The BBC has announced plans to reduce its pool of lectures and cut more jobs in its news department.
The station, which will celebrate its 100th anniversary in 2022, will cut around 520 jobs, another 70 as previously announced, in order to "modernize its newsroom".
The Andrew Neil Show will be removed from the schedule as part of the cutbacks.
The BBC said the change "fixes the deteriorating financial condition of the BBC and builds on its operating experience" during the coronavirus pandemic.
Fran Unsworth, director of BBC News and Current Affairs, said: “During this crisis, viewers have turned to BBC News a million times and I am incredibly proud of what we have achieved as a team.
"But if we don't make changes, we won't be sustainable." This crisis has prompted us to rethink how we work as an organization. "
It plans "fewer stories, more targeted and effective" and at the same time "every day".
"In order for BBC News to thrive and continue to serve our entire audience, we have to change," added Ms. Unsworth.
The announcement came when The Guardian said it was planning to cut editorial and commercial positions as the pandemic created an "unsustainable financial outlook".
The newspaper group Reach, owner of the Daily Mirror, the Daily Express and the Daily Star, is cutting 550 jobs, according to Press Gazette.
BBC plans to have fewer reporters overall, while more correspondents are increasingly being asked to work across a range of content.
It will invest in new community affairs across the country while reducing the number in London.
The BBC added that "digital is at the heart of our journalism".
Politics Live, which is currently only broadcast on Wednesdays, will return four days a week. This month, more than 100 MPs and colleagues called on the BBC to protect the program from the ax.
The BBC Parliament will "focus on live and as-live coverage of elected chambers across the UK and produce daily and weekly highlights programs".
The BBC said it would "no longer commission most of the other bespoke programs that we are currently running for the BBC Parliament, although we will continue to use our archive to broadcast our popular historical election reporting."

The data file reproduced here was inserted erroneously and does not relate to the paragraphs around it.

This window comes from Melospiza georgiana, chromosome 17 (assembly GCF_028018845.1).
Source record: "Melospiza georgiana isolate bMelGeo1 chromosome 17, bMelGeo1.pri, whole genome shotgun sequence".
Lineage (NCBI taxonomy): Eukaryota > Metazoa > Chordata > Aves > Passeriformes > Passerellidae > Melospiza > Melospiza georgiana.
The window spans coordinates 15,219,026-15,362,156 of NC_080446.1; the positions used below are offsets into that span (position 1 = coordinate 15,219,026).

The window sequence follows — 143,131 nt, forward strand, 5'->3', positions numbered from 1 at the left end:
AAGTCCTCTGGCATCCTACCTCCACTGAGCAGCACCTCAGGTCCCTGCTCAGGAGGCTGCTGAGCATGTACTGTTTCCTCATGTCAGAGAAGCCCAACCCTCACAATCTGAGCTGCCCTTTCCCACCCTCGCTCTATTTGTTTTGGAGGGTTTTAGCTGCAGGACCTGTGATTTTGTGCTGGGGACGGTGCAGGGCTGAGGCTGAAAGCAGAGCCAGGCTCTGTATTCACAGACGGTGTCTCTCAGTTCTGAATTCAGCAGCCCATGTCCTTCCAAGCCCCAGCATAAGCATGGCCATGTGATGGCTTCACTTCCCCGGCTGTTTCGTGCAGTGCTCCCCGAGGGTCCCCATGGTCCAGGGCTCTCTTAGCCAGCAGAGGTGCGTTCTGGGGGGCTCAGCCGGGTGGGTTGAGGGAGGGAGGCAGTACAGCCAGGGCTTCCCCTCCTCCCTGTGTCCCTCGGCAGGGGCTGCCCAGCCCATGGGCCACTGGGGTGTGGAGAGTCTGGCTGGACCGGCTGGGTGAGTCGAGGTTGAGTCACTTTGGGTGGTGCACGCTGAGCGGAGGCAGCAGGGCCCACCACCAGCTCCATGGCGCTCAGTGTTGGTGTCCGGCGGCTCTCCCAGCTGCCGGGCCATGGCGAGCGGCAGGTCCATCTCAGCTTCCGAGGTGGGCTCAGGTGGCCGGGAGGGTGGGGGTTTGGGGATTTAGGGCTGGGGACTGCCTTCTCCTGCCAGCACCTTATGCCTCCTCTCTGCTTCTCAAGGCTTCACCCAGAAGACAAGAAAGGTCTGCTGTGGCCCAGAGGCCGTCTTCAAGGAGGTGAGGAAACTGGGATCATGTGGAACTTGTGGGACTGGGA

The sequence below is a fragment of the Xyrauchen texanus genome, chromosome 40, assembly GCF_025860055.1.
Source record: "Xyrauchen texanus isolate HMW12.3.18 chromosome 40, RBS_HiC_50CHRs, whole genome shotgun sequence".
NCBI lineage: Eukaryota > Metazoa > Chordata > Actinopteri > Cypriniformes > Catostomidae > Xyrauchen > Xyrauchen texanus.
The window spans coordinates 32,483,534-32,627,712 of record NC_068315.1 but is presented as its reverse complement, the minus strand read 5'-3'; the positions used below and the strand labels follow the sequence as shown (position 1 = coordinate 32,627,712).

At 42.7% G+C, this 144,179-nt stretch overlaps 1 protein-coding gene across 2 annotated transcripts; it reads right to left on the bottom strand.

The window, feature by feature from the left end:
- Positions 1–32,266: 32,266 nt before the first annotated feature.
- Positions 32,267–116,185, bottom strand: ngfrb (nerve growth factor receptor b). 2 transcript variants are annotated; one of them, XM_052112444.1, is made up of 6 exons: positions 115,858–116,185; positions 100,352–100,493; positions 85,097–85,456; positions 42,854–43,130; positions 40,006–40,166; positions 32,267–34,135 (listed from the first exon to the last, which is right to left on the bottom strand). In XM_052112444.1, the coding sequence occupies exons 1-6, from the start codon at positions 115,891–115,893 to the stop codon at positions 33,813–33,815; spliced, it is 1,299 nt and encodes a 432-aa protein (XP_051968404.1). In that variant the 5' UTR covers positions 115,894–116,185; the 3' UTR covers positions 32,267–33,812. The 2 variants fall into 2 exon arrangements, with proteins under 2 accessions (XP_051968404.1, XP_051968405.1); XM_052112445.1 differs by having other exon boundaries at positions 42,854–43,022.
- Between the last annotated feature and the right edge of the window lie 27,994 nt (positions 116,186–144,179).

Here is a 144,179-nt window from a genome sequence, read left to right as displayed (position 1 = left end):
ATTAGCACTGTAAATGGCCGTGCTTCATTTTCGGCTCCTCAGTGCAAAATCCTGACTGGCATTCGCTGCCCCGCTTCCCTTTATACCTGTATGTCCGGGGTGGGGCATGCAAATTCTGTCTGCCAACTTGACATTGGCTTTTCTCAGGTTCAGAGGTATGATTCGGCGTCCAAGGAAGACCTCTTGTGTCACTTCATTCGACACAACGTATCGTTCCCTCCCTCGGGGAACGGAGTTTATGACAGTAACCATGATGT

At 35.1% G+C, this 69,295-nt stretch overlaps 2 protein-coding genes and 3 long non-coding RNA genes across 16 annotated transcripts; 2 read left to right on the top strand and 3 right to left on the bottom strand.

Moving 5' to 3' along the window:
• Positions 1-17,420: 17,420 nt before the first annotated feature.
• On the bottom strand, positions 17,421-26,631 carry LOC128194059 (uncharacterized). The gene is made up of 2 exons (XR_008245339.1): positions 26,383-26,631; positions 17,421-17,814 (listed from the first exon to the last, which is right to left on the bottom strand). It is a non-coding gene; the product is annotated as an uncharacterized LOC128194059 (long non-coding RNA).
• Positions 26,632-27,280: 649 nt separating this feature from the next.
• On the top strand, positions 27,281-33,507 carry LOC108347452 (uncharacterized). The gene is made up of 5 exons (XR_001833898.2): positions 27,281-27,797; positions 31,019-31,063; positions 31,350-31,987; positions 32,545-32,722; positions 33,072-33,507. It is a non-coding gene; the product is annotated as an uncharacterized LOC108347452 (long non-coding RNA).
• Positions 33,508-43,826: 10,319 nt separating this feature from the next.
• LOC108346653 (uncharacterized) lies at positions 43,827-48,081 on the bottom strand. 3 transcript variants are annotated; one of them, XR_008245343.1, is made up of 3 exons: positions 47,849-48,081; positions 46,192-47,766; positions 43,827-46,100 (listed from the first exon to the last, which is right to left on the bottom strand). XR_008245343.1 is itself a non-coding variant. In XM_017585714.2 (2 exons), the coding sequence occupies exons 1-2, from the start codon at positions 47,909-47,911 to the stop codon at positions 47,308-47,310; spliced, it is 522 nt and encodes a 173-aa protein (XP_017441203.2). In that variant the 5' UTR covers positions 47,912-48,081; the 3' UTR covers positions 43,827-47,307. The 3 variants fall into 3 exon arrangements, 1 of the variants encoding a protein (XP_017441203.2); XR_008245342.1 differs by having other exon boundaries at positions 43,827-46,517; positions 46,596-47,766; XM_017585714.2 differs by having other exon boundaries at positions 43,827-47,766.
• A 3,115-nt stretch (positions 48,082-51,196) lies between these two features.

Changes in business coverage include the reduction of separate annual reports in the news channel and in BBC World Service English and the closure of In Business at BBC Radio 4.
In all the news, the broadcaster said it would use fewer studios and "reduce our pool of moderators."
The BBC said it was in talks with Neil about a new series of interviews on BBC One.
The company plans to save £ 80m in savings, citing the final royalties settlement.
The BBC is preparing to end the universal free TV license for over-75s in August.
The entitlement is tested for neediness, with the broadcaster saying that continuing the entitlement is unaffordable for everyone and would hit “programs and services”.
Union leader Bectu Philippa Childs said: “The BBC is facing an unprecedented funding crisis that the government urgently needs to address.
"During the pandemic, it responded and provided unprecedented reporting on events …
“BBC News is one of the most trusted brands at home and abroad. In an era of bogus news and an unprecedented health crisis, this trust in a public broadcaster is vital.
"The government must regain responsibility for free royalties for those over the age of 75 and provide valuable resources that would enable BBC News to continue delivering its leading global news program."
She added that employees who "helped make the BBC the most trusted and widely used news source in the UK … are now facing job loss".
Newsnight, 5 Live and Today have already been announced to be affected as part of cost reduction plans and efforts to reach the youth.
Plans to cut Victoria Derbyshire's BBC Two program have already been leaked. The presenter said she was "absolutely devastated".